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Hi all,I have been lurking on the website for a while and this is my first post. I am applying to MPA/MPP/MA in Intl Affairs programs for 2020 fall but now I am a little lost. I am an Intl student who went to a top US uni (top20) and graduated last year. I have been interested in international affairs and politics for a while (was writer for school politics magazine, did research in IR, etc) but eventually I went into investment banking after graduation. I was not particularly into banking but I guess I did not think about my career paths clearly before getting into finance. One year after doing the job I realized that banking, or finance in general, is a bit too boring for me. Around that time I also had a bit of family issues and was depressed as a result. I then quit and joined a multilateral organization as an intern (6 months) focusing on sustainable investment policy in region, while making plans to go back to the states for a MPA/MPP degree. I did my GRE in Sept. and luckily got a full score (writing 4.5) Currently I am applying to SAIS MA, SIPA MIA, HKS and Uchi Harris + maybe stanford However, after spending some time doing research and browsing this website, I started to have a bit doubts. I kinda feel like I was too silly to just quit a high-paying job and jump into this field without knowing the difficulties ahead. I do know that a policy job for intl students is not going to be lucrative, but I don't really mind the salary as long as I really enjoy it and I am not starving. My issue now is I dont know if I am THAT into the policy field. Doing my current internship makes me feel like maybe politics and stuff are just my hobbies on the side. I know that I don't wanna go back to banking, so I am starting to think about maybe consulting or macroeconomics research or equity research in the future, while still exploring the policy sector after I get into one of those programs (like maybe world bank, IMF, Asia Dev bank, etc) My question is should i also apply to dual degrees in MBA? My dilemma is that I stupidly quit my job so I only have one year full time experience in banking + an internship before MBA. I think most private sector companies will look for those with 3-5 work exp post-MBA grads, let alone the fact that top MBAs normally don't take those with work exp less than 2 years. Thanks for your inputs in advance. Any suggestions on job search or figuring out ur career passion are welcome.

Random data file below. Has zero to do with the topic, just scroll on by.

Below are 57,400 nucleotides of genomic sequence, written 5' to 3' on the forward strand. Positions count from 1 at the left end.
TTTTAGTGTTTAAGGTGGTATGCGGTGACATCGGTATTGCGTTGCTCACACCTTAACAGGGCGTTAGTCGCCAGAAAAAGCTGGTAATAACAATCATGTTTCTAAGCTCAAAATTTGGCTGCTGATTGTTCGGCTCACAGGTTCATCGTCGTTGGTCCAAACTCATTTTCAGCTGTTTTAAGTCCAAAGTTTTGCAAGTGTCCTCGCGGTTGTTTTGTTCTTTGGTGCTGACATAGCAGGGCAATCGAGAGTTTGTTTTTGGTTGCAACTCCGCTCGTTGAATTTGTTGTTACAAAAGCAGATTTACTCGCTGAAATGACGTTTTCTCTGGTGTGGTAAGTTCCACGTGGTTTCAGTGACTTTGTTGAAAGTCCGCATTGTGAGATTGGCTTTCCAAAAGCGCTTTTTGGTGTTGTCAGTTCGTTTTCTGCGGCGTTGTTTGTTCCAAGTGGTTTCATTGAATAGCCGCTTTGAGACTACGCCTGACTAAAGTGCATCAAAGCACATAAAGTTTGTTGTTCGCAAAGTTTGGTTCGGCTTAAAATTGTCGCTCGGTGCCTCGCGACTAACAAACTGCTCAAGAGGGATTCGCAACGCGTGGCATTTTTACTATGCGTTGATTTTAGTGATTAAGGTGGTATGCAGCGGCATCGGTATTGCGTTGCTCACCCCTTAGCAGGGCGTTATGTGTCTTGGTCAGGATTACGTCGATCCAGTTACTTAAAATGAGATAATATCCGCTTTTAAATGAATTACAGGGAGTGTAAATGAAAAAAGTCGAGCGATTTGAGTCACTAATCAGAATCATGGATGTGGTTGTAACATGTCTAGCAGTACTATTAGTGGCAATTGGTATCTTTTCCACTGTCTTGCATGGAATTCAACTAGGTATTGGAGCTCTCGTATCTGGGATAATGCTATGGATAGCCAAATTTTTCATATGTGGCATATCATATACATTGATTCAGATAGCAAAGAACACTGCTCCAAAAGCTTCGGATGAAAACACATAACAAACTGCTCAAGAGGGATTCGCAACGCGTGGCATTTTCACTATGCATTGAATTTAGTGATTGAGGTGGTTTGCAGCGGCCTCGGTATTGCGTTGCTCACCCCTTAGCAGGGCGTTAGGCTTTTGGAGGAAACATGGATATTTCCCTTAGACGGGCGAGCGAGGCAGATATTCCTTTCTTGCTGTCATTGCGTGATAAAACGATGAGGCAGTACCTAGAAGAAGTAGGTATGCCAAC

When looking for a economic litigation consulting job ask yourself how many of the partners or leaders in the firm are truly trained economists
Hey all, I am a current 3rd year at UNC's Clinical Psychology PhD program who completed the NIH Post-Bac IRTA program and took off a year to travel (which made my application extremely competitive!). I've been reflecting on how much I've learned about what kills applicants chances and what makes a strong applicant and interview since I've begun reviewing applications and interviewing for my own PI. I want to utilize my experience and knowledge to help others give themselves the best shot at the admissions process. I am considering putting together a website to advertise my services (help figuring out what experience you need to make yourself a competitive applicant, assistance creating a realistic selection of schools to apply to, reviews of personal statements, assistance prepping for interviews, ) but wanted to gauge interest. I know a lot of people offered me advice along the way but realistically, only some of it is helpful and unfortunately, a lot of it is out of date. The admissions process is so much more competitive now than ever before for clinical psychology and I want to be a resource for others. Thoughts on whether you think this would be a service you wished existed would be great! I would conduct all services via phone or FaceTime and make payments easy online.
As my senior year, GREs, grad applications and the real world quickly approaches I've been immensely struggling with the decision of "what's next?" The beginning of my junior year I took a class called the 'Psychology of Judgment and Decision Making' (I'm a psychology major) and I absolutely fell in love with the topic. I recall myself constantly spitting out "did you know's..." to my family and friends about things I was learning in that class. It was after this that I really came to terms with the fact that my long-time goal of going to graduate school for clinical psychology, may not actually be the avenue that I would be happiest perusing. I've been really interested in human behavior, consumer/consulting psychology, as well as, marketing psychology and overall judgment and decision making; however, as a senior, I have never taken a single business or econ class since I found this passion so late in the game. With that said, I was wondering if anyone has any advice or words of wisdom on graduate school in psychology or these particular topics in general (i.e. consumer and marketing psychology) and avenues I might be interested in perusing? For example, I've done hours and hours of research and read dozens of graduate school books and have come across very few programs, whether it be Master's or PhD's in psychology, that pertain specifically to my interests relating consumer science and marketing to human behavior psychology. I've only found tons of PhDs in marketing and business etc - however, psychology is still one of my underlying passions and I would love to be able to incorporate both areas into a Master's or PhD program within the overall field of psychology. Is anyone familiar with any specific programs that might be tailored to these interests? Or does anyone have any career paths or ideas that might be able to incorporate these? I really appreciate any and all advice; I've never felt more lost! Please reply via a comment here or e-mail me at email@example.com. Thank you so much!